This is a continuing series of 5 Questions for experts from across the nonprofit sector:
5 Questions for Geoff Livingston
Geoff Livingston co-founded Zoetica, a social enterprise that provides superior communication consulting, training, and strategy to help mindful organizations affect social change. He has worked as a public relations strategist in the Washington, D.C. region for more than 17 years. Geoff’s new book is Welcome to the Fifth Estate: How to Create and Sustain a Winning Social Media Strategy.
1. What is your new book all about?
In a nutshell, creating a social media strategy that can stand the test of time. That moves from media theory all the way through to measurement and sustainability. It gets into some real finite looks at strategy, too, and types of approaches that work, including participation, serving great content, top down influencer approaches and empowerment techniques like crowdsourcing.
2. What is the biggest change you’ve seen over the past 3 years in the nonprofit sector?
The big nonprofits have come to play. Now more than ever I hear about big nonprofits, organizations like the American Cancer Society, that didn’t get it with big social media initiatives. Are they doing it well? For the most part, no, but neither are the small ones. I think we’ve reached a level of parity in that sense. It’s normal good and bad in this particular area. Just like you would see in media relations or email outreach. Social has become a part of the mix.
3. What is one thing you’re see a lot more of recently that you haven’t seen happening before?
Mobile initiatives, like the Human Society of the United States hiring a mobile manager. Or nonprofits demanding mobile texting (shiny object?) in their social media strategies.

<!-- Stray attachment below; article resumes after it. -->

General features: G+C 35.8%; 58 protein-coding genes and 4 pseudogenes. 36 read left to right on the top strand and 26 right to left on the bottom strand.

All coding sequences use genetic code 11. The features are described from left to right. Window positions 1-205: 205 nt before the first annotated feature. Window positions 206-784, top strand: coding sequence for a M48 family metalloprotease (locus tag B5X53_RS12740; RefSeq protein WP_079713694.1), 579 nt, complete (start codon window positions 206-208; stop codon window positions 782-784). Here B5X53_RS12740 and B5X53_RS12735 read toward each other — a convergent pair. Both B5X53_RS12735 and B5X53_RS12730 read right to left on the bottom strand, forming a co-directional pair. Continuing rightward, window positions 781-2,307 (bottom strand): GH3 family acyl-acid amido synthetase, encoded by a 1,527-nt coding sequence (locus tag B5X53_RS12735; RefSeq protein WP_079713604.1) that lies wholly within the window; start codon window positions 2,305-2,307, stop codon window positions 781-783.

4. How do you avoid the “echo chamber” problem of seeing the same people talking about the same things?
You are what you eat goes the old adage. That means find new food. I don’t read, follow or listen to a vast majority the top tier of marketing communications bloggers anymore. I throw out voices that get repetitive or too self focused. It just has little value to me. We’re talking the big names at every social media conference, and they have very little new to say over the past few years (with the exception of my colleague Beth Kanter who is always exploring new methods and approaches).
Instead I seek out newer voices on the edge, as well as a few international blogs. I’m eternally hungry and thirsty for new viewpoints, new angles, new approaches and I have no problem cannibalizing for-profit approaches in the cause space. Creativity and innovation demands unique twists and turns and methods. The same old is safe but rarely leads to great things.
5. 5 years from now we’re all going to look back and say ___________?
Social was just a feature set, a part of the bigger mix of revolutionized distributed content. We got over-fixated because it was hard to accept that people can talk back now.
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